Different functions of images

I think these image interruptions, as I’d like to call them, might not be interesting—they might only be tedious—if it weren’t that Bonnefoy uses images in different ways.

(a) Images as guides to what people look like. It’s surprising to be shown a Fayum mummy portrait and a figure from the background of Piero’s Flagellation just to put faces on two people described in the text. It’s especially surprising because in both the English and the original French editions, the images precede the passage that explains them, so they hang in the reader’s mind without explanation.  (In the English edition pp. 45, 47, 48; in the original edition, pp. 37, 39, 40.) The two portraits also made me wonder why everyone Bonnefoy mentions about doesn’t have a representative guide portrait.

Other images perform different functions:

(b) Images as generic landscapes. An example is the one of “Southern Tuscany, some of Umbria, the Marches and Northern Latium.”

(c) Images of romantic locations such as deserts. The landscapes pp. 54-55 and 57, for example, are not described in detail. The double-page spread on pp. 45-55 is an example of a place “where I feel I might find the arrière pays.” These photographs printed across two pages, intended for dreaming, are much stronger in the larger-format Skira book, where the printing bleeds into the margins:

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(d) Images of transcendent color or weather effects. An examples is on p. 26, illustrated to show “the blue” that has “that stormy immediacy, that non-conceptual clear-sightedness for which our whole consciousness craves.” (“l’immédiaté orageuse, la clairvoyance non conceptuelle qu’il faudrait à notre conscience comme un tout,”  p. 27, p. 12 in the Skira edition.)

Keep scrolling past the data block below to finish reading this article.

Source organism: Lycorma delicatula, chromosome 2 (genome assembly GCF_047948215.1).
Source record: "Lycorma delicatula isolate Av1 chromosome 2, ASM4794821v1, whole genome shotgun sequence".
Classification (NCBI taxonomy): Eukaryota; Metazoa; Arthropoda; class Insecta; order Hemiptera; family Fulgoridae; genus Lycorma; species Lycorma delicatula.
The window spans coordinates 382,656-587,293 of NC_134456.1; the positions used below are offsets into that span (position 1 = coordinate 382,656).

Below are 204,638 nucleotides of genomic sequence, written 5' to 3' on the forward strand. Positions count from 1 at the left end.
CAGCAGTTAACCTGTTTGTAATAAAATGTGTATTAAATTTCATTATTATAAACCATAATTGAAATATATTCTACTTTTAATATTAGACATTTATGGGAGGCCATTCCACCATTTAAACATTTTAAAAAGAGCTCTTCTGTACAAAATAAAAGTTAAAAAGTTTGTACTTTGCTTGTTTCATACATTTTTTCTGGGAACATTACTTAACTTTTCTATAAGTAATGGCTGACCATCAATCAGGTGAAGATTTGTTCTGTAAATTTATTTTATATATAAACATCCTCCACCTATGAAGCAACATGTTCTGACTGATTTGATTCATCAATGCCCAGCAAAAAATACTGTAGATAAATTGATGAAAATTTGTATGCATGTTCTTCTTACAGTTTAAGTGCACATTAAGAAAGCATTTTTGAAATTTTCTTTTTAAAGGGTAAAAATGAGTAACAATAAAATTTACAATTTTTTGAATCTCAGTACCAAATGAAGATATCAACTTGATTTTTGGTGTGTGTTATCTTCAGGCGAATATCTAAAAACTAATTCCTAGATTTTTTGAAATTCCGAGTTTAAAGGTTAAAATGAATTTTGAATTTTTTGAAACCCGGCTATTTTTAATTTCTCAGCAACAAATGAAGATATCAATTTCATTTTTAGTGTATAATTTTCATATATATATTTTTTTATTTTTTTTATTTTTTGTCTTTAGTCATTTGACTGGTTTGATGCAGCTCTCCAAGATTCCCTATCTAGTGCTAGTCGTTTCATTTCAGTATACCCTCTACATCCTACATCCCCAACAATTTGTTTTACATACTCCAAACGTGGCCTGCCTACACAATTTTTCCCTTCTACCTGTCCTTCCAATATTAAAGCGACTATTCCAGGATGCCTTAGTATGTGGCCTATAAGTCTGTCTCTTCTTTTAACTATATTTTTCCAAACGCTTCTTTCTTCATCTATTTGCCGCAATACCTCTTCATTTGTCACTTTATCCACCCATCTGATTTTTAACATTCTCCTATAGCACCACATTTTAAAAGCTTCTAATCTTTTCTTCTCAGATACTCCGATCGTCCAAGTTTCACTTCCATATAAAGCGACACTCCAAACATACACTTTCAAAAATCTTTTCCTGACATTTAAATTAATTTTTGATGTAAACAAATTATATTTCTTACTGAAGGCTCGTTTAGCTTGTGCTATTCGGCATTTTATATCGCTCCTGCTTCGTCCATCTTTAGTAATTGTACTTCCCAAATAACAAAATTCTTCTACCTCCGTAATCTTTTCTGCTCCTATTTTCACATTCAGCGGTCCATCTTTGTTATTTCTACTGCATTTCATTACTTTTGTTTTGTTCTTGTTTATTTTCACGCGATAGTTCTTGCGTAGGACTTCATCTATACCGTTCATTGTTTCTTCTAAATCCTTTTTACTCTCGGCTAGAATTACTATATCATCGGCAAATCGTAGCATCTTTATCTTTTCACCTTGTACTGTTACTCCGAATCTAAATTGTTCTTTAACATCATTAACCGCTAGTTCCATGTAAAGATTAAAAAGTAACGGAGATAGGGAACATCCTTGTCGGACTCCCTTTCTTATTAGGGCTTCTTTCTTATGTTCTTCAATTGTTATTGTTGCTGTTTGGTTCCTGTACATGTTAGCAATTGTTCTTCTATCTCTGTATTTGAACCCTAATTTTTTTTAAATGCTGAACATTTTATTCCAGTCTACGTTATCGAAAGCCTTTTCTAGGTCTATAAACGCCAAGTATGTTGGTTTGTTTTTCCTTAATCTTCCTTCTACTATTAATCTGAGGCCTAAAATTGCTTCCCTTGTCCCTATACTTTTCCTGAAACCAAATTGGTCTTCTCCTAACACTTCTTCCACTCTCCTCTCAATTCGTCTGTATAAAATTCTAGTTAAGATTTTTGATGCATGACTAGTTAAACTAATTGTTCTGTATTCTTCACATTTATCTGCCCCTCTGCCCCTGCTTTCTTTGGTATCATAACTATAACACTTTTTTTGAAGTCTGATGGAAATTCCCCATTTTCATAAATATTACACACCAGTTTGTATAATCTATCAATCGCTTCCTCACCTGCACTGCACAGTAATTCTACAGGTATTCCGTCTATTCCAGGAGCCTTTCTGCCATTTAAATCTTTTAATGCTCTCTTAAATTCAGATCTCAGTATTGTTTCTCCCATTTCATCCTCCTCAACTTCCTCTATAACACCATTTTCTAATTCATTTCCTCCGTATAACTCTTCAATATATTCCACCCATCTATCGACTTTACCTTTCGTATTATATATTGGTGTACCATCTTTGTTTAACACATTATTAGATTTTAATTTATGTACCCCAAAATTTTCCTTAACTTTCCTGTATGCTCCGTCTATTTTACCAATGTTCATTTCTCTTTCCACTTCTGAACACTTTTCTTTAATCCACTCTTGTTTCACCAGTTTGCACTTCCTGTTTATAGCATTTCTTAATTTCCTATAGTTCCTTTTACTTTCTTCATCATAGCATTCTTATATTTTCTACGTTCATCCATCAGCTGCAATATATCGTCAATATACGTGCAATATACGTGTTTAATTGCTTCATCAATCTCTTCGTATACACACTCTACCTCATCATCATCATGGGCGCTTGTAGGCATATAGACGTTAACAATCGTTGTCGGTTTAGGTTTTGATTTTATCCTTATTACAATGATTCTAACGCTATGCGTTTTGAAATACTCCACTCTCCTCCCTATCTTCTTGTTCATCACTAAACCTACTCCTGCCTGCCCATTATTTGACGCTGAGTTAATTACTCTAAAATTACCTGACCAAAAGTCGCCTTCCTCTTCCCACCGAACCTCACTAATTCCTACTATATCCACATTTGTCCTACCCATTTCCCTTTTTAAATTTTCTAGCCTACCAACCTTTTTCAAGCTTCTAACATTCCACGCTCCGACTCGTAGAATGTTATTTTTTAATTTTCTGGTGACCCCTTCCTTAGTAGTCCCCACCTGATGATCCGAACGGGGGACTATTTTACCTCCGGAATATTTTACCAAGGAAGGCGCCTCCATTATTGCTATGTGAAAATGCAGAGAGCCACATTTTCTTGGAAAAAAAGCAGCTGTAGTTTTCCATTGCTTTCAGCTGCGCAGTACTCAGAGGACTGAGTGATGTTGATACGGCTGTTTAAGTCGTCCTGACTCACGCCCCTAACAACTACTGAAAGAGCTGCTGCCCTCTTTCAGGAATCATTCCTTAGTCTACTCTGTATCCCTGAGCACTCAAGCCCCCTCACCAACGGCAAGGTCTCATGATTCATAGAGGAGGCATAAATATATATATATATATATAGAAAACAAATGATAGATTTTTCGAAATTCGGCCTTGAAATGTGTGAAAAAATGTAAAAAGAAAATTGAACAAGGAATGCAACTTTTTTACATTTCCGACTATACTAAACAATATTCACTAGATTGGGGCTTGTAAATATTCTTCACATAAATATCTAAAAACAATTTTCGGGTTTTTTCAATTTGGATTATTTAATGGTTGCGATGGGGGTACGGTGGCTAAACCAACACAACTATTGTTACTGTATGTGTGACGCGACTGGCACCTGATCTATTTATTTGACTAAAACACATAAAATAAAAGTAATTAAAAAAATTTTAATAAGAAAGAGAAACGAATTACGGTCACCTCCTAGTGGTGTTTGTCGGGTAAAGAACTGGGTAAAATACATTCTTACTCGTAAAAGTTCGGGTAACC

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It’s interesting, given Skira’s reputation as a premium art publisher, that the reproduction in the original is so dark there is almost no blue at all. It is certainly stormier; but is it closer to Bonnefoy’s intentions?

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(e) Images that are chosen for incomprehensible, perhaps personal reasons. Who is Miklos Bokor, the artist who painted a Composition in 1962, which Bonnefoy uses to illustrate “a marvelous late afternoon warmth” on p. 126 (the double-page spread pp. 136-7 in the original Skira edition)?

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It seems Bonnefoy never thought through the different ways his images illustrate his text, even though there are only a half-dozen different kinds of illustrations. In a longer project, or one less devoted to an obsessive motif, it would presumably have been necessary to work through these uses of images, because their differences would have become more apparent.

 

Bonnefoy’s sense of art history, and his orientalism

From an art historical point of view, Bonnefoy’s taste is derivative; it depends on the fin-de-siècle admiration for the pittura chiara of the Quattrocento that is exemplified in Berenson, Pater, Stokes, and others. He says he hadn’t known much about Italian painting before his first trip to Italy, and he describes his late conversion to surrealism—both typical of his generation (pp. 66-67; he was born in 1923). Piero and Poussin are two of his touchstones; Piero is admired for his “pale” colors, his light, his austerity.